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RSA Looks to Elevate the Discussion on Spirituality

PIc: Indrajit Chatterjee (CC)

PIc: Indrajit Chatterjee (CC)

“The capacious term ‘spirituality’ lacks clarity because it is not so much a unitary concept as a signpost for a range of touchstones; our search for meaning, our sense of the sacred, the value of compassion, the experience of transcendence, the hunger for transformation.

There is little doubt that spirituality can be interesting, but what needs to be made clearer by those who take that for granted is why it is also important. To be a fertile idea for those with terrestrial power or for those who seek it, we need a way of speaking of the spiritual that is intellectually robust and politically relevant.” - Jonathan Rowson

Between explaining it away as an artifact of the brain and militant rejection of it as leftover cultural/scientific ignorance, spirituality has long been anathema to academic circles (and many corners of the YAY SCIENCE! internet community).  If it’s discussed at all, it’s from the proposition of wishful fairy stories, peppered with a healthy amount of contempt and ridicule.Read the rest

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Strange Ball Lightning Caught on High-Speed Video

English: Some scientific groups, including the...

Some scientific groups, including the Max Planck Institute, have reportedly produced a ball lightning-type effect by discharging a high-voltage capacitor in a tank of water. (Photo credit: Wikipedia)

Chinese scientists gain new information on ball lightning from a chance recording.

via Live Science

A video recorded by accident of ball lightning in China is now shedding light on the phenomenon’s mysterious origins, researchers say.

Ball lightning occurs as glowing spheres ranging in size from a golf ball to a very large beach ball (1 to 100 centimeters, or 0.4 inches to 39 inches, in diameter). These fiery orbs can be white, yellow, red, orange, purple or green, and can persist for seconds or even minutes. Ball lightning typically appears during thunderstorms and usually hovers near the ground, drifting over the Earth at a few miles per hour, but it has also been seen on ships and even within airplanes.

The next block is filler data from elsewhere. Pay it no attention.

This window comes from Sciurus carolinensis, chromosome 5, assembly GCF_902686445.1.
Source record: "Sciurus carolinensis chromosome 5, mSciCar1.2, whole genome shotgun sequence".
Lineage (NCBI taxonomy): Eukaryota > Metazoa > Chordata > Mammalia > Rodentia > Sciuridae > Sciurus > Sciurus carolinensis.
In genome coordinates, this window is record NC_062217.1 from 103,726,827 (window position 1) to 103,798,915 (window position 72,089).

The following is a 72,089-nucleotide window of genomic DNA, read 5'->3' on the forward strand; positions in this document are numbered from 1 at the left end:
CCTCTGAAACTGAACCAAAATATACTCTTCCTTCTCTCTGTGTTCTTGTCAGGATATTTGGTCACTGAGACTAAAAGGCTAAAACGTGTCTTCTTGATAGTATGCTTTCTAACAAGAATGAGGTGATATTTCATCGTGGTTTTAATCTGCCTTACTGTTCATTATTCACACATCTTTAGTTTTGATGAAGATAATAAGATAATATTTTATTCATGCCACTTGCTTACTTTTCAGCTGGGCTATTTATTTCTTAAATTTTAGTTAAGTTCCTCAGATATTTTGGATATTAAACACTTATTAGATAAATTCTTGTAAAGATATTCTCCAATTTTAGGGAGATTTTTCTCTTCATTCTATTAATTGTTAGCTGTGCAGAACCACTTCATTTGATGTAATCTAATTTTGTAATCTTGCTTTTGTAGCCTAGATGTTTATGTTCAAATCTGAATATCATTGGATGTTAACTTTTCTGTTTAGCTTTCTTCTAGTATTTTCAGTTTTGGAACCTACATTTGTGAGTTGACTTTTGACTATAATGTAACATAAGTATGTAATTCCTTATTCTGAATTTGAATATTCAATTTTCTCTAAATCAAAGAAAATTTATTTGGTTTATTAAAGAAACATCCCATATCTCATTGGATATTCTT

Over the centuries, people have reported thousands of sightings of ball lightning.

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Eye-Movement Test Accurately Indicates Schizophrenics

Pic: Vitold Muratov (CC)

Pic: Vitold Muratov (CC)

A recent study proposes that we may be able to use current technology to identify schizophrenics without spending the copious resources for a qualified neuropsychologist to diagnose an individual case.  What implications can this have for pilot licensing, holding government office, police recruiting, and generally the overall stigma associated with individuals who are functioning and non-functioning clinical schizophrenics?

A group of scientists from Scotland, Germany, and the USA recruited schizophrenic patients from mental hospitals in Munich, Germany and Aberdeen, Scotland. The researchers confirmed schizophrenia by diagnostic procedures in the DSM-IV as well as case history.  Control group participants were recruited from the area surrounding University of Aberdeen, excluding people with a history of alcohol abuse/dependence, major head trauma involving loss of consciousness for more than 5 minutes, epilepsy or other neurological dysfunction, and first-degree family history of psychosis.

Using infrared eye-tracking technology via the EyeLink I and a 19” video screen, the study tested visual patterns in smooth pursuit of a moving object for 20 seconds, fixation stability on the same stationary object, and free-viewing of photographs including:

“Luminance-balanced natural and man made environments showing information at different spatial scales; everyday objects and food in sparse and cluttered scenes; expressive, neutral, and occluded faces; animals; and unfamiliar computer-generated images (fractal patterns, gray-scale ‘pink noise.’”

The conclusion brought by the research is that schizophrenic individuals clearly lack an ability to perform visual tests the same as control individuals.  Diagnosed schizophrenics cannot accurately pursue an object with a smooth speed and path or concentrate with normal patterns when steadily gazing at the photographs presented.… Read the rest

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Harassment of Climate Scientists Needs to Stop

Pic: NASA (PD)

Pic: NASA (PD)

Richard Schiffman writes at the Guardian:

When Michael Mann chose a career in science, he didn’t think that he would be denounced on billboards, grilled by hostile legislators on Capitol Hill and in the British House of Commons, have his emails hacked and stolen, receive letters laced with an anthrax-like white powder, and become the target of anonymous death threats.

Mann also did not imagine that he would be spending quite so much time with lawyers and in courtrooms. Today, he is the plaintiff in a controversial case that is being argued before the Virginia Supreme Court. It pits the scientist against a climate change denialist group, which is seeking to get a hold of several years worth of his emails, as well as those of dozens of other climate investigators.

Mann, who currently directs Penn State University’s Earth System Science Center, is one of the authors of the so-called “hockey stick graph“, which Al Gore used in his film, An Inconvenient Truth, to illustrate the precipitous rise in global temperatures since the dawn of industrialization when humans started spewing the heat-trapping greenhouse gas CO2 into the atmosphere.